After a lengthy restore process (and even lengthier process of copying all my media files over) my phone was up and running. As part of the restore, I lost saved passwords for e-mail, Wi-Fi, and others. The AIM app I'd installed on my original iPhone with updated 2.0 software deleted itself for no good reason that I could tell. And even though iTunes copied my contacts, calendars, and bookmarks over to the new phone, it didn't have anything checked in the Info pane when connected to the iPhone 3G, so I had to reselect which items I wanted to sync. Then I overwrote the phone with my desktop data just to make sure I was starting with a clean set of information. But otherwise, all my other apps and settings came over pretty cleanly.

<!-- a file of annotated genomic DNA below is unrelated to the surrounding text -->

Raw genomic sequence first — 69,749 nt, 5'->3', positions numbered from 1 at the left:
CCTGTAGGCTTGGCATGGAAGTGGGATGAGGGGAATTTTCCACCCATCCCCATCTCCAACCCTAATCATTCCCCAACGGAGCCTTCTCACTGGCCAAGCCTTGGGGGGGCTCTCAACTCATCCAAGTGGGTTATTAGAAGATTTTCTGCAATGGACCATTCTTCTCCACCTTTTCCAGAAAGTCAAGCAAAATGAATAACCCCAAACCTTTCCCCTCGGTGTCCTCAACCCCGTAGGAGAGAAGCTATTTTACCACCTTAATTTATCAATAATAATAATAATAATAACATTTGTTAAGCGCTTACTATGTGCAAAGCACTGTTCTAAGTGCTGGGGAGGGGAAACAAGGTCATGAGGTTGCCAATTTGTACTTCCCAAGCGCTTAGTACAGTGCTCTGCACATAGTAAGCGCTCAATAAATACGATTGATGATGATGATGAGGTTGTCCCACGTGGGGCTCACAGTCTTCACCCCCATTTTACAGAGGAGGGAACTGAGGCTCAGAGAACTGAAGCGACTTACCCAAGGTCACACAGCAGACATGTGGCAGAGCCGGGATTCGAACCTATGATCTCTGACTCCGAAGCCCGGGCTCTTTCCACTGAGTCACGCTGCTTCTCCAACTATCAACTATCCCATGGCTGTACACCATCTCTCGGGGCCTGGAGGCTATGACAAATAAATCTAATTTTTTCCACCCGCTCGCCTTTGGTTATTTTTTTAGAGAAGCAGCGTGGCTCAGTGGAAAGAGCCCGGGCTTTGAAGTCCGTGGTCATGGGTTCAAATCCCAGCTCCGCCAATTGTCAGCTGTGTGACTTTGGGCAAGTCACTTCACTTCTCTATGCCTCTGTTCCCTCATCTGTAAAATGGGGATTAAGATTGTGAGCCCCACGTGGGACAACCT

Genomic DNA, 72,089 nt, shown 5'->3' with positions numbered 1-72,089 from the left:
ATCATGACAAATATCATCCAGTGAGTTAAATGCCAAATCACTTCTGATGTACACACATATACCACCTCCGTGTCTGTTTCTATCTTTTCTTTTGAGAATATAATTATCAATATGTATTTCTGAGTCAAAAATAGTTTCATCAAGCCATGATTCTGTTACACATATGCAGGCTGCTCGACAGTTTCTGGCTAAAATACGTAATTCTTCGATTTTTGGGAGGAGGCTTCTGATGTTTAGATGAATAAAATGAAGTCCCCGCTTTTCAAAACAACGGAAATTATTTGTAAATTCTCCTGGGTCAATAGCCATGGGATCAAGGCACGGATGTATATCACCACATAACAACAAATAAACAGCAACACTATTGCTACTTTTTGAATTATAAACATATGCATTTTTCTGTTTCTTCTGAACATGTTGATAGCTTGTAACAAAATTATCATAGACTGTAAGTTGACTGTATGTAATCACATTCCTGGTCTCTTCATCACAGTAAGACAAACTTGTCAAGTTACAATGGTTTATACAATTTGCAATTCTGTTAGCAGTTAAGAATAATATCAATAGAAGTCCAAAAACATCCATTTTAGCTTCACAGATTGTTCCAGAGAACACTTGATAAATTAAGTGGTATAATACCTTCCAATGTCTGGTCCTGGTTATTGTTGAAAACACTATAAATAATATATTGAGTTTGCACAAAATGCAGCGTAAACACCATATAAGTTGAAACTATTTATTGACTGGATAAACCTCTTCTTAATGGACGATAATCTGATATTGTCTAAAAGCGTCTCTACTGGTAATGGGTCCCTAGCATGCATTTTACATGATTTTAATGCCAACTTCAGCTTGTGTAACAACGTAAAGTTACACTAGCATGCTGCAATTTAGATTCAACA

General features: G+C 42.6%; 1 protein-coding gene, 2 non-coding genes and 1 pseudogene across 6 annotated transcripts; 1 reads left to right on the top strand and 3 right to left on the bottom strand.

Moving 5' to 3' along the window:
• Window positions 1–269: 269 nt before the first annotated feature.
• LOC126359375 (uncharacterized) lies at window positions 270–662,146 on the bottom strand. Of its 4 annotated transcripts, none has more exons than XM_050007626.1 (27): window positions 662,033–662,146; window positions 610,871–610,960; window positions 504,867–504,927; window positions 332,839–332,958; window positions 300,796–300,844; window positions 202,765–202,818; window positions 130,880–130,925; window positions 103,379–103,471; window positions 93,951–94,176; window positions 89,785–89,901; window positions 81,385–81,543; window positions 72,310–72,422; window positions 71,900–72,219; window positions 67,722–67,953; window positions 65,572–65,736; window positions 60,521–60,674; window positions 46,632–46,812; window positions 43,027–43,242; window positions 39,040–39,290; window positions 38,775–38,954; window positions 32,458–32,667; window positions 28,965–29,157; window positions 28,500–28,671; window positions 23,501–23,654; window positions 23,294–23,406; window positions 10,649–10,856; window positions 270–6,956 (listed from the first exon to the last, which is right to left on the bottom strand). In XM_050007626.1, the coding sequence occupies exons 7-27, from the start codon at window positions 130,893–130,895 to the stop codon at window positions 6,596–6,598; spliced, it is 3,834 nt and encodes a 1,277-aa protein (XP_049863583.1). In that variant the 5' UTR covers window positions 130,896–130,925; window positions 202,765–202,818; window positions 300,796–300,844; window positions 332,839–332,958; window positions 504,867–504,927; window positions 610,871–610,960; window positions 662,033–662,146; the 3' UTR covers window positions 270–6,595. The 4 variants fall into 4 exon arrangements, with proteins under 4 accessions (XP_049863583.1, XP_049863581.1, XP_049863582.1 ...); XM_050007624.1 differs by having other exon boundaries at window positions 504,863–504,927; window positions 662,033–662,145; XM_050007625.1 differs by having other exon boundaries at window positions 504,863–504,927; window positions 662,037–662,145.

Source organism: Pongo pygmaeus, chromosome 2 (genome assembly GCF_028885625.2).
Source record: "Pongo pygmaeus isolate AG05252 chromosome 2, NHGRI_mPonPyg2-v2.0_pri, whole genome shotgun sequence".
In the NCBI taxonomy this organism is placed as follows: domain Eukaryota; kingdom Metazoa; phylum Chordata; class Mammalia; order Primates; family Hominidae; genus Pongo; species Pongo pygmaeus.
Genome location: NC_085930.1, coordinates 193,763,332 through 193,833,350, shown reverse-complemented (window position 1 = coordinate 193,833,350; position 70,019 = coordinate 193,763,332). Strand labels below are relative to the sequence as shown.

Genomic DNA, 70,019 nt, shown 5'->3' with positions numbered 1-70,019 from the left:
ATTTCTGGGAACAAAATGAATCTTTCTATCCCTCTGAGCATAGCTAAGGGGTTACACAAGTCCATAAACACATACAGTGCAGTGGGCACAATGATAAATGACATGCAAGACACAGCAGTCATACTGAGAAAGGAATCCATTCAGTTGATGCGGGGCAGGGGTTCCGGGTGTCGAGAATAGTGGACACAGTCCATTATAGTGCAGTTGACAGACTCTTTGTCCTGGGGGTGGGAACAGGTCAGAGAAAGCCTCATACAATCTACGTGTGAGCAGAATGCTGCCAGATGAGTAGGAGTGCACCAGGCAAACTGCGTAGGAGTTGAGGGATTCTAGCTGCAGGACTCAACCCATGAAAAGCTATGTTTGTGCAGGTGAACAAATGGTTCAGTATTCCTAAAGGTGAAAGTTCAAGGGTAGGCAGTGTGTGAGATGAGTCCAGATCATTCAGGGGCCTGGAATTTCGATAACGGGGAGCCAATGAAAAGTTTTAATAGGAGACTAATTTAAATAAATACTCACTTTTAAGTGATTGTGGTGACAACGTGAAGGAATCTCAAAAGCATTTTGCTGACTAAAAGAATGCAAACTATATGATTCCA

So now I have a working iPhone 3G-and an old iPhone which, as my colleague Dan Moren points out, is essentially an iPod touch. In other words, it has the playback and Web browsing and Mail (over Wi-Fi) features of an iPhone but not the calling capabilities. And someone who wants an iPhone, but doesn't care about GPS or 3G, can activate it as phone to live another life.
Art Director Rob Schultz contributed to this article.
[Jonathan Seff is Macworld's senior news editor and looking forward to a weekend where he isn't standing in line anywhere.]